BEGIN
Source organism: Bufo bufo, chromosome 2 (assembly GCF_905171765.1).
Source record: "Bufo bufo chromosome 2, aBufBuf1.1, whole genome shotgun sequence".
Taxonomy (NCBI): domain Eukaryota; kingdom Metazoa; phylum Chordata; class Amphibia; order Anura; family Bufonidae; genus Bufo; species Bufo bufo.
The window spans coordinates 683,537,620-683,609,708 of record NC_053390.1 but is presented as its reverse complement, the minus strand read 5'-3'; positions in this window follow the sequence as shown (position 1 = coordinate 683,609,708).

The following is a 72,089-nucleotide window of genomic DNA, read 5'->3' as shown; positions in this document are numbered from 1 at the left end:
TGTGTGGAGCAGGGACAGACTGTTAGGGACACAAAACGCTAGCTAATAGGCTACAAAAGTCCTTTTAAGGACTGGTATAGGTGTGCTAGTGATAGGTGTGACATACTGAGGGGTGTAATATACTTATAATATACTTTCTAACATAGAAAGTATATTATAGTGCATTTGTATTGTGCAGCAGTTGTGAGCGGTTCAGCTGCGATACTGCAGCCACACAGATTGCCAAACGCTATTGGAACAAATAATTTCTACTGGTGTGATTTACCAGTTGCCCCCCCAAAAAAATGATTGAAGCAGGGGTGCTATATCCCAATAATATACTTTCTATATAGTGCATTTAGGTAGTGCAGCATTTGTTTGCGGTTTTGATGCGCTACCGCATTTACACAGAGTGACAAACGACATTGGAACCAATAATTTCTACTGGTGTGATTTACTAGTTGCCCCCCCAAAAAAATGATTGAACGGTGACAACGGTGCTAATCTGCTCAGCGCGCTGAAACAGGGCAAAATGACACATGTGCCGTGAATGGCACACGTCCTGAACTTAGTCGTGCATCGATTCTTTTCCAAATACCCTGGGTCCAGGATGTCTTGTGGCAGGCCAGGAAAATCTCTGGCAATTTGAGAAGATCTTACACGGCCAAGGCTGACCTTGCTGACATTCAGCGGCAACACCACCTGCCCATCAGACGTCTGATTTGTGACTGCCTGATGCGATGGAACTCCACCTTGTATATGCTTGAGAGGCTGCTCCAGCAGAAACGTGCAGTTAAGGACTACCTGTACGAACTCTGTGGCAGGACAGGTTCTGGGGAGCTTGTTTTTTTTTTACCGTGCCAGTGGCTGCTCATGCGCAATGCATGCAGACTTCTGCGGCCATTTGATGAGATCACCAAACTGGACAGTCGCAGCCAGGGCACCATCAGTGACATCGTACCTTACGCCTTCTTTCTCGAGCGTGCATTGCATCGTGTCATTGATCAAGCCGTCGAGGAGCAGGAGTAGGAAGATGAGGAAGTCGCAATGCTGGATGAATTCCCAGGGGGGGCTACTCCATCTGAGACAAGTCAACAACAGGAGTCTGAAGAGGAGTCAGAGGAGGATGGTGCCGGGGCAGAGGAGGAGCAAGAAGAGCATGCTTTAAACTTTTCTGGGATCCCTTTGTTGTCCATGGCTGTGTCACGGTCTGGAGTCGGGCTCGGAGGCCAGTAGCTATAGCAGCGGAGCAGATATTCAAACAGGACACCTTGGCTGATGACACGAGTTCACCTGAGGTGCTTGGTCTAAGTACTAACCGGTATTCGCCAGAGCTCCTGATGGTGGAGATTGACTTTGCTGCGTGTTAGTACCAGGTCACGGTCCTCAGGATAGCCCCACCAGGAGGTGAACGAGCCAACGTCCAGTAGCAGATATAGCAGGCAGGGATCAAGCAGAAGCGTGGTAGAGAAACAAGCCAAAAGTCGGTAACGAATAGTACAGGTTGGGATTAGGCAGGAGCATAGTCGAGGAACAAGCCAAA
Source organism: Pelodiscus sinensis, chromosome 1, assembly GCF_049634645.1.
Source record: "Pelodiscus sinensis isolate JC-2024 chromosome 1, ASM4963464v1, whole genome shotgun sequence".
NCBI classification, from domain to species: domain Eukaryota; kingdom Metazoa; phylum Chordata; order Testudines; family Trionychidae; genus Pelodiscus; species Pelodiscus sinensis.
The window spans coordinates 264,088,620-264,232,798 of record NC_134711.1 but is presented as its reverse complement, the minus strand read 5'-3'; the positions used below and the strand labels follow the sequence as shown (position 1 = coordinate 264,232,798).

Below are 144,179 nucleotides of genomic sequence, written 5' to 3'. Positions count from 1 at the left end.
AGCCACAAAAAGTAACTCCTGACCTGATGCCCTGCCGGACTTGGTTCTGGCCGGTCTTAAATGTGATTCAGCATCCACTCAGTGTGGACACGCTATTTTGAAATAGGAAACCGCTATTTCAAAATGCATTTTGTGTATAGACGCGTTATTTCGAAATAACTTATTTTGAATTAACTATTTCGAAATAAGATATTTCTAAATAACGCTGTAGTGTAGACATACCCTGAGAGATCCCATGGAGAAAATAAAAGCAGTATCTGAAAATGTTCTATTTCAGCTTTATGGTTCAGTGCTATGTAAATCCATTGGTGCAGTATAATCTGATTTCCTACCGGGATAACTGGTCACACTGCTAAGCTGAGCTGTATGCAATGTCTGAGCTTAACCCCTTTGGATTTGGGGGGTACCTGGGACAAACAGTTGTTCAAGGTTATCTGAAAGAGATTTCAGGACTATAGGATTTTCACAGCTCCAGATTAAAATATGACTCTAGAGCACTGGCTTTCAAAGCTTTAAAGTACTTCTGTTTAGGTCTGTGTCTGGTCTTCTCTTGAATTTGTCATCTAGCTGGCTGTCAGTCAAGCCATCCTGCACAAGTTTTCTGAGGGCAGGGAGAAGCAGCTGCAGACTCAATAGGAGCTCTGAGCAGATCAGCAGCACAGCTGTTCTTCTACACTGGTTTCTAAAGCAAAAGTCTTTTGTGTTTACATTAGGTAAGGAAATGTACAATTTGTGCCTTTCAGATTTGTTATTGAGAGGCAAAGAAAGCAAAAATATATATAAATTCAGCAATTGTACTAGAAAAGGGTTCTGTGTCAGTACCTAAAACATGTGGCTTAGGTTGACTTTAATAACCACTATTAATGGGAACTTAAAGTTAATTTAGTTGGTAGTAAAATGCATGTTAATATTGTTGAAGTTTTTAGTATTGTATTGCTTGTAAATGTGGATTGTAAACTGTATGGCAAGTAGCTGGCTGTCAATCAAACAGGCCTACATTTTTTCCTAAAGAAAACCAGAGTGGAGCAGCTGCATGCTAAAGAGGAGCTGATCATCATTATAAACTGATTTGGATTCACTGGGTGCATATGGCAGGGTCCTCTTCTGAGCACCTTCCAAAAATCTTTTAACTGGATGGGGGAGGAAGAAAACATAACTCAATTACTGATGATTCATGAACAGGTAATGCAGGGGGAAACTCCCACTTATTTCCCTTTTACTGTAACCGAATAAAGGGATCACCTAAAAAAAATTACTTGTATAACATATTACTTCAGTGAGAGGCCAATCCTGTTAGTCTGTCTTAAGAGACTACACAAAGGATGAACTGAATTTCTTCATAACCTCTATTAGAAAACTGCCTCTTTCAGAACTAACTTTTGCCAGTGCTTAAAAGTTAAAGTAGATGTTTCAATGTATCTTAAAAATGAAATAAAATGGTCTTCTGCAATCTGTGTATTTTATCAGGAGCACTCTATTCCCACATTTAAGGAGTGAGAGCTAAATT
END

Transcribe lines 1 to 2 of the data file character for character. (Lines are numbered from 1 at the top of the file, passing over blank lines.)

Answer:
Source organism: Bufo bufo, chromosome 2 (assembly GCF_905171765.1).
Source record: "Bufo bufo chromosome 2, aBufBuf1.1, whole genome shotgun sequence".